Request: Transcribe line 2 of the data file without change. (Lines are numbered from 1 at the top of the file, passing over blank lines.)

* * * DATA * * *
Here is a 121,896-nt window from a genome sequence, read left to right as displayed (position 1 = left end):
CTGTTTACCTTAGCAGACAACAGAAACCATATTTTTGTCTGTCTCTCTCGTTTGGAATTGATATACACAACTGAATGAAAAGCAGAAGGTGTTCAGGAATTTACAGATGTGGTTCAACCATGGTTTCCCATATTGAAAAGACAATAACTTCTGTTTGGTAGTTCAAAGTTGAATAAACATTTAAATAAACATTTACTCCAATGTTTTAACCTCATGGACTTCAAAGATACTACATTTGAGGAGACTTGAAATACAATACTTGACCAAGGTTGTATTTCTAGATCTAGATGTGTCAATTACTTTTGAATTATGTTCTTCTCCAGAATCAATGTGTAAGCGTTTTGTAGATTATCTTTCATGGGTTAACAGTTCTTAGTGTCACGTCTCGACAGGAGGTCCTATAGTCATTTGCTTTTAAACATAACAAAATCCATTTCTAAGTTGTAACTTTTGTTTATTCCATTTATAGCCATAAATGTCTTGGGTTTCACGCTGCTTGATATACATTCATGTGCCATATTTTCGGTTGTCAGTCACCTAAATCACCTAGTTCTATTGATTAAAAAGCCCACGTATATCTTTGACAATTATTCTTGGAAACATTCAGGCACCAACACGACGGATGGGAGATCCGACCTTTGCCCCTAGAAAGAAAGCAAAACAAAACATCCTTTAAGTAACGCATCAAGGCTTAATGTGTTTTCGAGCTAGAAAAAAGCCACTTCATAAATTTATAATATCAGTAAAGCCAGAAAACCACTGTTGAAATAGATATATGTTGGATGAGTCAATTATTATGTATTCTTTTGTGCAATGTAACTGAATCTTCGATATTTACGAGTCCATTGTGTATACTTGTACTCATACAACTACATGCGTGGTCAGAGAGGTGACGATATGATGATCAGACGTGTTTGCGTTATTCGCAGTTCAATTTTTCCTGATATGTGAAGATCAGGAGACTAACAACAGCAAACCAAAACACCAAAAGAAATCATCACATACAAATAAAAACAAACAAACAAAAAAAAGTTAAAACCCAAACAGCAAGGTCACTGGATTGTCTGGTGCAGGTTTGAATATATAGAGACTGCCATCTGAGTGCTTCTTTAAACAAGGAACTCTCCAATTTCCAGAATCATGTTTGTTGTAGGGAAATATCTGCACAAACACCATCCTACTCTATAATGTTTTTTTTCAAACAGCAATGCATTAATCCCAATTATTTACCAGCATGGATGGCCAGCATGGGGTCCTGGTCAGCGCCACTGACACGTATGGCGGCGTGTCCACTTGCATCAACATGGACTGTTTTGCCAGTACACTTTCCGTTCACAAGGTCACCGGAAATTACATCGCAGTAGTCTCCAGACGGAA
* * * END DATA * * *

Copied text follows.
CTGTTTACCTTAGCAGACAACAGAAACCATATTTTTGTCTGTCTCTCTCGTTTGGAATTGATATACACAACTGAATGAAAAGCAGAAGGTGTTCAGGAATTTACAGATGTGGTTCAACCATGGTTTCCCATATTGAAAAGACAATAACTTCTGTTTGGTAGTTCAAAGTTGAATAAACATTTAAATAAACATTTACTCCAATGTTTTAACCTCATGGACTTCAAAGATACTACATTTGAGGAGACTTGAAATACAATACTTGACCAAGGTTGTATTTCTAGATCTAGATGTGTCAATTACTTTTGAATTATGTTCTTCTCCAGAATCAATGTGTAAGCGTTTTGTAGATTATCTTTCATGGGTTAACAGTTCTTAGTGTCACGTCTCGACAGGAGGTCCTATAGTCATTTGCTTTTAAACATAACAAAATCCATTTCTAAGTTGTAACTTTTGTTTATTCCATTTATAGCCATAAATGTCTTGGGTTTCACGCTGCTTGATATACATTCATGTGCCATATTTTCGGTTGTCAGTCACCTAAATCACCTAGTTCTATTGATTAAAAAGCCCACGTATATCTTTGACAATTATTCTTGGAAACATTCAGGCACCAACACGACGGATGGGAGATCCGACCTTTGCCCCTAGAAAGAAAGCAAAACAAAACATCCTTTAAGTAACGCATCAAGGCTTAATGTGTTTTCGAGCTAGAAAAAAGCCACTTCATAAATTTATAATATCAGTAAAGCCAGAAAACCACTGTTGAAATAGATATATGTTGGATGAGTCAATTATTATGTATTCTTTTGTGCAATGTAACTGAATCTTCGATATTTACGAGTCCATTGTGTATACTTGTACTCATACAACTACATGCGTGGTCAGAGAGGTGACGATATGATGATCAGACGTGTTTGCGTTATTCGCAGTTCAATTTTTCCTGATATGTGAAGATCAGGAGACTAACAACAGCAAACCAAAACACCAAAAGAAATCATCACATACAAATAAAAACAAACAAACAAAAAAAAGTTAAAACCCAAACAGCAAGGTCACTGGATTGTCTGGTGCAGGTTTGAATATATAGAGACTGCCATCTGAGTGCTTCTTTAAACAAGGAACTCTCCAATTTCCAGAATCATGTTTGTTGTAGGGAAATATCTGCACAAACACCATCCTACTCTATAATGTTTTTTTTCAAACAGCAATGCATTAATCCCAATTATTTACCAGCATGGATGGCCAGCATGGGGTCCTGGTCAGCGCCACTGACACGTATGGCGGCGTGTCCACTTGCATCAACATGGACTGTTTTGCCAGTACACTTTCCGTTCACAAGGTCACCGGAAATTACATCGCAGTAGTCTCCAGACGGAA